Diana Gabaldon was inspired to write Outlander after watching an old episode of Doctor Who. The Doctor picks up a young Scotsman from 1745, kilt and all. Gabaldon found herself still thinking about that mental image the next day – in church – and decided to set her book series in 1740s Scotland, “With no plot, no characters, no ideas at all, just the very strong image of a man in a kilt.” And also, she wrote the book for practice. She never meant to publish Outlander, she just wanted to see if she could write a novel. I kind of hate her. And I love her.
Claire Beauchamp Randall is my feminist superhero. One of the reasons people kept recommending this series to me was because of Claire being such a feminist character. The author Diana Gabaldon has gone on record to say that she thinks the term ‘feminist’ is a shield weak people hide behind (BAD FORM, DIANA), which surprised me because Claire is a feminist badass of two centuries. The novel expertly showcases the misogyny Claire faces in the 18th century, which subtly foreshadows the limitations she also would have felt had she stayed in the 20th; WWII was over, and in many instances in Britain and America the wives that were working those rivets were expected to just settle back into their role as Baby and Bundt Cake Making Machines; they got a taste of feminist freedom, but peacetime forced them back into their wasp-waisted cages. In 1743, Claire has to deal with people not only assuming she would be docile because she’s a woman, but also a witch because she knows how to work with medicine. There’s a whole set piece in the book that has Claire and another woman (resident witch badass Geillis Duncan) put on trial for witchcraft. Additionally, much has been made of a scene in which Jamie, furious at Claire for putting much of the encampment in danger, spanks her violently. But it’s showing the tenor of the time because Jamie sees it as the way things are and Claire sees it as a violation.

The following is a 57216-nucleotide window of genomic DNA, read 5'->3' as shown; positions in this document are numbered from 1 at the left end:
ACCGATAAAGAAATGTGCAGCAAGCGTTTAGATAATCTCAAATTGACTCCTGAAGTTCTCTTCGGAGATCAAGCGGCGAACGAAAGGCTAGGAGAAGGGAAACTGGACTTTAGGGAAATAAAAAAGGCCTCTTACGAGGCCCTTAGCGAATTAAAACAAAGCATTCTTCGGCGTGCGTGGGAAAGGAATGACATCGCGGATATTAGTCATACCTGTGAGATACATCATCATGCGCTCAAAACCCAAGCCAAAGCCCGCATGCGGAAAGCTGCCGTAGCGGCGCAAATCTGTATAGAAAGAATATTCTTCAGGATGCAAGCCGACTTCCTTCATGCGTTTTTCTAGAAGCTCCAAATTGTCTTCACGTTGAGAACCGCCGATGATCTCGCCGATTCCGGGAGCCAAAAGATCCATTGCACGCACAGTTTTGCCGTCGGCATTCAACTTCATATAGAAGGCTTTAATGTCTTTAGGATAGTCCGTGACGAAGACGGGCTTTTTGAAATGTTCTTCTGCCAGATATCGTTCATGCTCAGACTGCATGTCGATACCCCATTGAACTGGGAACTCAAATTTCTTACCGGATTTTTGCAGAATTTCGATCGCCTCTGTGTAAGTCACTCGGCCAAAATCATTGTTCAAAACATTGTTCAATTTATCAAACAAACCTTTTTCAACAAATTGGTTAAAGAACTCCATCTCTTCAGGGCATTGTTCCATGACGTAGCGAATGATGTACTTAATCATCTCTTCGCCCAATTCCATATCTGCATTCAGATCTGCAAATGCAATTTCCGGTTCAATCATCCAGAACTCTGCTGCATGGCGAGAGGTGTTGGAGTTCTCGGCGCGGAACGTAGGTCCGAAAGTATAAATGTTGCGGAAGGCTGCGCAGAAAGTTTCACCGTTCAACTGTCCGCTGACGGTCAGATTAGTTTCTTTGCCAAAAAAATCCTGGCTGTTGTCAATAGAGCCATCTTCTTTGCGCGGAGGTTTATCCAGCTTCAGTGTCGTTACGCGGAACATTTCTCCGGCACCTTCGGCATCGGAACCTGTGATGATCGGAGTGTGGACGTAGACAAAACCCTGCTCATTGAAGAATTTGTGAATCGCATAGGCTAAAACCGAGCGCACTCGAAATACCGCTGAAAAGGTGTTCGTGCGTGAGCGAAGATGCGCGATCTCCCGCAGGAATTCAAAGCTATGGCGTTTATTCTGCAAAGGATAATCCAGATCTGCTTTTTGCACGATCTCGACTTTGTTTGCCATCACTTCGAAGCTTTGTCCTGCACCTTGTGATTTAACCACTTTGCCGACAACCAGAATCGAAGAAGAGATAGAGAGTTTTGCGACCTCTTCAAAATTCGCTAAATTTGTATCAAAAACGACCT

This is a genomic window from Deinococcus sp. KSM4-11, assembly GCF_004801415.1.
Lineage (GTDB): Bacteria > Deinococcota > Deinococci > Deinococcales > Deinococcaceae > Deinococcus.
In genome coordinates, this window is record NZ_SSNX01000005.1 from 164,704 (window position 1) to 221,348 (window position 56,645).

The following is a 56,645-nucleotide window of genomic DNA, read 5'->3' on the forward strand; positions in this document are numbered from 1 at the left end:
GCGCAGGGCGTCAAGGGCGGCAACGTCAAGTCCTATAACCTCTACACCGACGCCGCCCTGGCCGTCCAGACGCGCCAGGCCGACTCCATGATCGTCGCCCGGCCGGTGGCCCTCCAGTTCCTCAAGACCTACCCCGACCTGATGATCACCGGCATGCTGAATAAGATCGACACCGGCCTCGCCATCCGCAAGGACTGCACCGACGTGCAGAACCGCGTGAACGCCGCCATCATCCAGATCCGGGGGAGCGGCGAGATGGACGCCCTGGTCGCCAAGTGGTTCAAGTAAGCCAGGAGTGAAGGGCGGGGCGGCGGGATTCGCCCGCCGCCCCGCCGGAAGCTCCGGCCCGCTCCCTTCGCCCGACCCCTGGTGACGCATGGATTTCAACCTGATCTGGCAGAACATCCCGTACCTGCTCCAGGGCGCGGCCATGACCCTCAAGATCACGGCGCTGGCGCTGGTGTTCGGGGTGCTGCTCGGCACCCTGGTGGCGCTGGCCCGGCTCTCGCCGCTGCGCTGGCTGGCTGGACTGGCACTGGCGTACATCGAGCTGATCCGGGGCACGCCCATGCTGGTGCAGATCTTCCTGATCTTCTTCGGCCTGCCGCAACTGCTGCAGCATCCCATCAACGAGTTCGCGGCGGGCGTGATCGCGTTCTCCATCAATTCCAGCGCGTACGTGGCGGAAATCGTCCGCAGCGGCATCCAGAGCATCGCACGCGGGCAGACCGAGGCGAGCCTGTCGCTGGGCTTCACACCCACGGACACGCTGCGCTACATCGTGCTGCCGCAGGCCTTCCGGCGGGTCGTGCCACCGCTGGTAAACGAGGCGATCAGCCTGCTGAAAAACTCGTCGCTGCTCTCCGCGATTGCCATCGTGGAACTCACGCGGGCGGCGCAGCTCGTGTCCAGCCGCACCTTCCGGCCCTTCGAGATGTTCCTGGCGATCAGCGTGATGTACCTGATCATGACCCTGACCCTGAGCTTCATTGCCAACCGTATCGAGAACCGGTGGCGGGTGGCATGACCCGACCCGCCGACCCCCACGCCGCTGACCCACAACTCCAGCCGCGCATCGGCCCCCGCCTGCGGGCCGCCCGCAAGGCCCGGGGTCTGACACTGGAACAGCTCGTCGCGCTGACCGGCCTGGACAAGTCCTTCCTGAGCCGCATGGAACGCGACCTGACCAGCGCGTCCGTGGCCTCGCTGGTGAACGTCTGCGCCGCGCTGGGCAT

It completely messes with your expectations. I expected Claire to get raped for a majority of Outlander. Not because I wanted to, but because I’ve read this genre too many times to not expect certain things. Usually, rape is used as a plot point for leading female characters in historical novels. So imagine my total surprise when Claire does not get raped – although the threat is there most of the time – and Jamie surrenders himself (in every single way you can imagine) to Captain Jack Randall in order to save his wife, and several pages later recounts – in GRAPHIC DETAIL – the ways in which the captain sexually assaulted him. I texted a friend of mine who is also a fan of the series basically like “?!?!” and she responded, “Yeah. I really liked how Gabaldon didn’t shy away from the really gruesome after-effects, either.” Which is true – Jamie is clearly traumatized, and it takes a lot of love and effort by Claire to heal him after the rape occurs. There’s a lot of moments in which Claire can’t even touch him, because Jamie can’t stop seeing John’s face. The trauma of rape is very well done; it’s a psychologically complex book. Before you come at me claiming that her categorization of gay men is binary, Diana Gabaldon wrote an entire series of books about a secondary character in the Outlander series that is a gay closeted Captain in the English army, and is a very decent and kind man who is deeply conflicted about his place as a gay man in times that weren’t too kind to LGBT individuals.